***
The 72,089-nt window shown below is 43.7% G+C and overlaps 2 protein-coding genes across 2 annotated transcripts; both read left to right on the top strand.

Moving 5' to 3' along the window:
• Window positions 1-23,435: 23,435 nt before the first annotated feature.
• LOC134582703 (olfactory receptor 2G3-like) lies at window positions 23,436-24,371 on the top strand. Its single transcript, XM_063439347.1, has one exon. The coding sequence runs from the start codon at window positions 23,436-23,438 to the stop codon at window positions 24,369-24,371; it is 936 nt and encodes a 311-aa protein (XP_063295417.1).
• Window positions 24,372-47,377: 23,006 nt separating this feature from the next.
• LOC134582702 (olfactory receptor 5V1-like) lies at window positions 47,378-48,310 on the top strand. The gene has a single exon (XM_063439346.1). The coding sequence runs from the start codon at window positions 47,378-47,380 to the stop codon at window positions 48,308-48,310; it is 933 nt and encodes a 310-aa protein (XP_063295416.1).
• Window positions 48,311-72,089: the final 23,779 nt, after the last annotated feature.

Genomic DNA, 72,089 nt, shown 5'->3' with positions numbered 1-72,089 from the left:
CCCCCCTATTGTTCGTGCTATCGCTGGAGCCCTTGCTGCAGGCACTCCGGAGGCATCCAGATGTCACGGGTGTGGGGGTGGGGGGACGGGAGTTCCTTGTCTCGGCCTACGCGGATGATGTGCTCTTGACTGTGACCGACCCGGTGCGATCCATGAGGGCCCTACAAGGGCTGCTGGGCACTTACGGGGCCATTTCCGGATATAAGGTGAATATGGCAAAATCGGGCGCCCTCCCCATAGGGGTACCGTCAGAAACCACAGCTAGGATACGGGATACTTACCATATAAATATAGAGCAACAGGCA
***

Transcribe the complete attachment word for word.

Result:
The 72,089-nt window shown below is 43.7% G+C and overlaps 2 protein-coding genes across 2 annotated transcripts; both read left to right on the top strand.

Moving 5' to 3' along the window:
• Window positions 1-23,435: 23,435 nt before the first annotated feature.
• LOC134582703 (olfactory receptor 2G3-like) lies at window positions 23,436-24,371 on the top strand. Its single transcript, XM_063439347.1, has one exon. The coding sequence runs from the start codon at window positions 23,436-23,438 to the stop codon at window positions 24,369-24,371; it is 936 nt and encodes a 311-aa protein (XP_063295417.1).
• Window positions 24,372-47,377: 23,006 nt separating this feature from the next.
• LOC134582702 (olfactory receptor 5V1-like) lies at window positions 47,378-48,310 on the top strand. The gene has a single exon (XM_063439346.1). The coding sequence runs from the start codon at window positions 47,378-47,380 to the stop codon at window positions 48,308-48,310; it is 933 nt and encodes a 310-aa protein (XP_063295416.1).
• Window positions 48,311-72,089: the final 23,779 nt, after the last annotated feature.

Genomic DNA, 72,089 nt, shown 5'->3' with positions numbered 1-72,089 from the left:
CCCCCCTATTGTTCGTGCTATCGCTGGAGCCCTTGCTGCAGGCACTCCGGAGGCATCCAGATGTCACGGGTGTGGGGGTGGGGGGACGGGAGTTCCTTGTCTCGGCCTACGCGGATGATGTGCTCTTGACTGTGACCGACCCGGTGCGATCCATGAGGGCCCTACAAGGGCTGCTGGGCACTTACGGGGCCATTTCCGGATATAAGGTGAATATGGCAAAATCGGGCGCCCTCCCCATAGGGGTACCGTCAGAAACCACAGCTAGGATACGGGATACTTACCATATAAATATAGAGCAACAGGCA